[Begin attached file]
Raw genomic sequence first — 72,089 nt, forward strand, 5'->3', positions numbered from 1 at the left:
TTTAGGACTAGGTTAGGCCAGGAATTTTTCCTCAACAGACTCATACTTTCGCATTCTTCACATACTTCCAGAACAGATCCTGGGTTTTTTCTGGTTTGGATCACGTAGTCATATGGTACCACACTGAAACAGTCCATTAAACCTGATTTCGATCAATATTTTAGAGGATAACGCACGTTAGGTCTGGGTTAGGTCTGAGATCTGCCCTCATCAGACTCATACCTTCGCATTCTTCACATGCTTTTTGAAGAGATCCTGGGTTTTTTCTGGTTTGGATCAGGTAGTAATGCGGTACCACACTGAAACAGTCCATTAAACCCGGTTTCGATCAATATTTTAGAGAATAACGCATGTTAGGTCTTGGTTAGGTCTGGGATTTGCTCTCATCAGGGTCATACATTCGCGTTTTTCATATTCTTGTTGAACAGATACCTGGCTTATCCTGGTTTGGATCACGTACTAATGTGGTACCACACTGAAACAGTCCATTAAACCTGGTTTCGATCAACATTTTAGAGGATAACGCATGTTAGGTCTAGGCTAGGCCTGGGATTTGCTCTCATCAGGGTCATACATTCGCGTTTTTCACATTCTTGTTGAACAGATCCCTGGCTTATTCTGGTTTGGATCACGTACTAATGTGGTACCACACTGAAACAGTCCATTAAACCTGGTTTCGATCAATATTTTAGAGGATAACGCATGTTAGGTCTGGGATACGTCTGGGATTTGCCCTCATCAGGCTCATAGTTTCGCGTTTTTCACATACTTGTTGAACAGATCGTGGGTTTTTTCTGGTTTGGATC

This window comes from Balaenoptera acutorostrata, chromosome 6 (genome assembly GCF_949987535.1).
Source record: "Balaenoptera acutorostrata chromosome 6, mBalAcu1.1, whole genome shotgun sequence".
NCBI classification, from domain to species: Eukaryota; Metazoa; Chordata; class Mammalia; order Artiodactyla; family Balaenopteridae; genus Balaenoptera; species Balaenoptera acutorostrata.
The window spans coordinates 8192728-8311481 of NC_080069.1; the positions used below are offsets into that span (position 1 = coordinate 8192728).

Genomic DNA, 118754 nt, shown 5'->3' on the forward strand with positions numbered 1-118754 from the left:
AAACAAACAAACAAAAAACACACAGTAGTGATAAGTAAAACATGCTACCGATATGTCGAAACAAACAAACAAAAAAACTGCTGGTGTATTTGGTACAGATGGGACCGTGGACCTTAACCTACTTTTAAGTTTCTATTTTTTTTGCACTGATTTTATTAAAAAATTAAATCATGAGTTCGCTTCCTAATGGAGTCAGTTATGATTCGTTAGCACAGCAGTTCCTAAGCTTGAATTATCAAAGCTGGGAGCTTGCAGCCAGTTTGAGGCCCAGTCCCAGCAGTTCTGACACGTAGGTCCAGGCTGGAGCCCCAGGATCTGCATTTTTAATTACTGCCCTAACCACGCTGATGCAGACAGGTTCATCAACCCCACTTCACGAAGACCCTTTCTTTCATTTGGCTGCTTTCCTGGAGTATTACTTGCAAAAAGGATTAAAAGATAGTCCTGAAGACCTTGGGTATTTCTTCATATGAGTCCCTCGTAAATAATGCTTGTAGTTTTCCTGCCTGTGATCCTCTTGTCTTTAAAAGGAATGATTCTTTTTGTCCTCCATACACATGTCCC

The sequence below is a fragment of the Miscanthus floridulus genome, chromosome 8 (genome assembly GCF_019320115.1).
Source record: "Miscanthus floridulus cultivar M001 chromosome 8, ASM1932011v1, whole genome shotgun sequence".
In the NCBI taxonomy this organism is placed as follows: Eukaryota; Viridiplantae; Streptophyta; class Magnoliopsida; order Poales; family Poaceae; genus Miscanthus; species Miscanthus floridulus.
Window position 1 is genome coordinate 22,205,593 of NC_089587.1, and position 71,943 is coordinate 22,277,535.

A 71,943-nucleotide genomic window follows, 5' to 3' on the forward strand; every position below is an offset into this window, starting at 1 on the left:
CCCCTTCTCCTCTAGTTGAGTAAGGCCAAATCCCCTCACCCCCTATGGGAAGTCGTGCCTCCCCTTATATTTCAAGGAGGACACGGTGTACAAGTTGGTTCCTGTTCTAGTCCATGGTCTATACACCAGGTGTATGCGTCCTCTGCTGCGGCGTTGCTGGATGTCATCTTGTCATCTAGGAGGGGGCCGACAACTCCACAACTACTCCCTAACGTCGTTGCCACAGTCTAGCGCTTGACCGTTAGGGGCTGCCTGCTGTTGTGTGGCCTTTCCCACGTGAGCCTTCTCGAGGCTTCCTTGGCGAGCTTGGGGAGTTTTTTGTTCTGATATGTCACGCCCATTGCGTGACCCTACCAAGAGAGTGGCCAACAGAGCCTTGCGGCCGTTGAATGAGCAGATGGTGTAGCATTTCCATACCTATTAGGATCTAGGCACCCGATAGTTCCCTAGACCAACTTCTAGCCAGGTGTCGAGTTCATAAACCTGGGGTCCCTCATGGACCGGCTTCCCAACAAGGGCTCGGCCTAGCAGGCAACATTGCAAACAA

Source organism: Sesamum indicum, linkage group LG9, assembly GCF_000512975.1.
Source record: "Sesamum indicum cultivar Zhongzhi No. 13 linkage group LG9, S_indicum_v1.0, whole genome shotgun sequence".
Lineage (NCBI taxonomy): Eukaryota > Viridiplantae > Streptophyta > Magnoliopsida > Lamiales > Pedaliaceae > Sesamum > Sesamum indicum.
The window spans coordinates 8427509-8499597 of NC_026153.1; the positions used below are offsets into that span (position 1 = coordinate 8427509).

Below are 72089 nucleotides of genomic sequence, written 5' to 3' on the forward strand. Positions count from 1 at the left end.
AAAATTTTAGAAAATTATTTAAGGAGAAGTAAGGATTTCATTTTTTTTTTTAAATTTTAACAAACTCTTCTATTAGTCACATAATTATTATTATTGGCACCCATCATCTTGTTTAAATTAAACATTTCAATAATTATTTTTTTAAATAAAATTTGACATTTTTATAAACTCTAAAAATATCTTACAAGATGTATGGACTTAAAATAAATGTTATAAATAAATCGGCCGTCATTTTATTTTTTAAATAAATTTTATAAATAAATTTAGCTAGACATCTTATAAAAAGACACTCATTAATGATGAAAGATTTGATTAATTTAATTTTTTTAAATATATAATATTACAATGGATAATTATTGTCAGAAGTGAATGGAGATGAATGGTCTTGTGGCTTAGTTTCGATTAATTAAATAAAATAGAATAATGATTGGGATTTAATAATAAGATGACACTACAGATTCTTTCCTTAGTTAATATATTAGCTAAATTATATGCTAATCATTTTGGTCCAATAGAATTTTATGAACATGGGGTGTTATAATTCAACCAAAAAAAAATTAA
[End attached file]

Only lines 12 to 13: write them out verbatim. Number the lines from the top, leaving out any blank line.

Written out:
Window position 1 is genome coordinate 22,205,593 of NC_089587.1, and position 71,943 is coordinate 22,277,535.

A 71,943-nucleotide genomic window follows, 5' to 3' on the forward strand; every position below is an offset into this window, starting at 1 on the left: